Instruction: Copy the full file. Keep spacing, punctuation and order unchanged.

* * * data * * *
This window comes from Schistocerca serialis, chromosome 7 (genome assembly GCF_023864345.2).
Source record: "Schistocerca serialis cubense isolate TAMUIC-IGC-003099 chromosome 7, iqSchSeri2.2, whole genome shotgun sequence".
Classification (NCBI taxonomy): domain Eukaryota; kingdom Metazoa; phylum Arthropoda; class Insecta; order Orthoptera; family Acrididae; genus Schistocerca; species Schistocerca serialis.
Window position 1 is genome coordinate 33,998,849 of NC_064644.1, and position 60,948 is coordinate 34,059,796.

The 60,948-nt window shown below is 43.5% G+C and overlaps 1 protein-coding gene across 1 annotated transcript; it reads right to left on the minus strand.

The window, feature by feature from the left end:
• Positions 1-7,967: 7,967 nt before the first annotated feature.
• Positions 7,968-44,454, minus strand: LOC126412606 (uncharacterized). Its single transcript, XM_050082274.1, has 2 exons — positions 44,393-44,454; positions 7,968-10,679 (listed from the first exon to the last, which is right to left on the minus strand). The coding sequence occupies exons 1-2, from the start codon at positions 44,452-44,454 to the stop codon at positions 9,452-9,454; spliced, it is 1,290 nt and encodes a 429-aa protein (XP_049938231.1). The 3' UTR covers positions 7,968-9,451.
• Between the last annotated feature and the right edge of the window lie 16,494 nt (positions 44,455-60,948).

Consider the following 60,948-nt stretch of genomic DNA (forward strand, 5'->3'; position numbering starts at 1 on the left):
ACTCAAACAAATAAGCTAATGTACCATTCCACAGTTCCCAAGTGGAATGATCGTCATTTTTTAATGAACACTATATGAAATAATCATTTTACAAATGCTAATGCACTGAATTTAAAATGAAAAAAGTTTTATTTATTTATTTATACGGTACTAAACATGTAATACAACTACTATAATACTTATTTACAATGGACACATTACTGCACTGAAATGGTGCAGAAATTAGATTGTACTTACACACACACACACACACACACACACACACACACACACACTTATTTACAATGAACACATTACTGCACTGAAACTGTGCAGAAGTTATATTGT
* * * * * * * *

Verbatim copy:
This window comes from Schistocerca serialis, chromosome 7 (genome assembly GCF_023864345.2).
Source record: "Schistocerca serialis cubense isolate TAMUIC-IGC-003099 chromosome 7, iqSchSeri2.2, whole genome shotgun sequence".
Classification (NCBI taxonomy): domain Eukaryota; kingdom Metazoa; phylum Arthropoda; class Insecta; order Orthoptera; family Acrididae; genus Schistocerca; species Schistocerca serialis.
Window position 1 is genome coordinate 33,998,849 of NC_064644.1, and position 60,948 is coordinate 34,059,796.

The 60,948-nt window shown below is 43.5% G+C and overlaps 1 protein-coding gene across 1 annotated transcript; it reads right to left on the minus strand.

The window, feature by feature from the left end:
• Positions 1-7,967: 7,967 nt before the first annotated feature.
• Positions 7,968-44,454, minus strand: LOC126412606 (uncharacterized). Its single transcript, XM_050082274.1, has 2 exons — positions 44,393-44,454; positions 7,968-10,679 (listed from the first exon to the last, which is right to left on the minus strand). The coding sequence occupies exons 1-2, from the start codon at positions 44,452-44,454 to the stop codon at positions 9,452-9,454; spliced, it is 1,290 nt and encodes a 429-aa protein (XP_049938231.1). The 3' UTR covers positions 7,968-9,451.
• Between the last annotated feature and the right edge of the window lie 16,494 nt (positions 44,455-60,948).

Consider the following 60,948-nt stretch of genomic DNA (forward strand, 5'->3'; position numbering starts at 1 on the left):
ACTCAAACAAATAAGCTAATGTACCATTCCACAGTTCCCAAGTGGAATGATCGTCATTTTTTAATGAACACTATATGAAATAATCATTTTACAAATGCTAATGCACTGAATTTAAAATGAAAAAAGTTTTATTTATTTATTTATACGGTACTAAACATGTAATACAACTACTATAATACTTATTTACAATGGACACATTACTGCACTGAAATGGTGCAGAAATTAGATTGTACTTACACACACACACACACACACACACACACACACACACACACTTATTTACAATGAACACATTACTGCACTGAAACTGTGCAGAAGTTATATTGT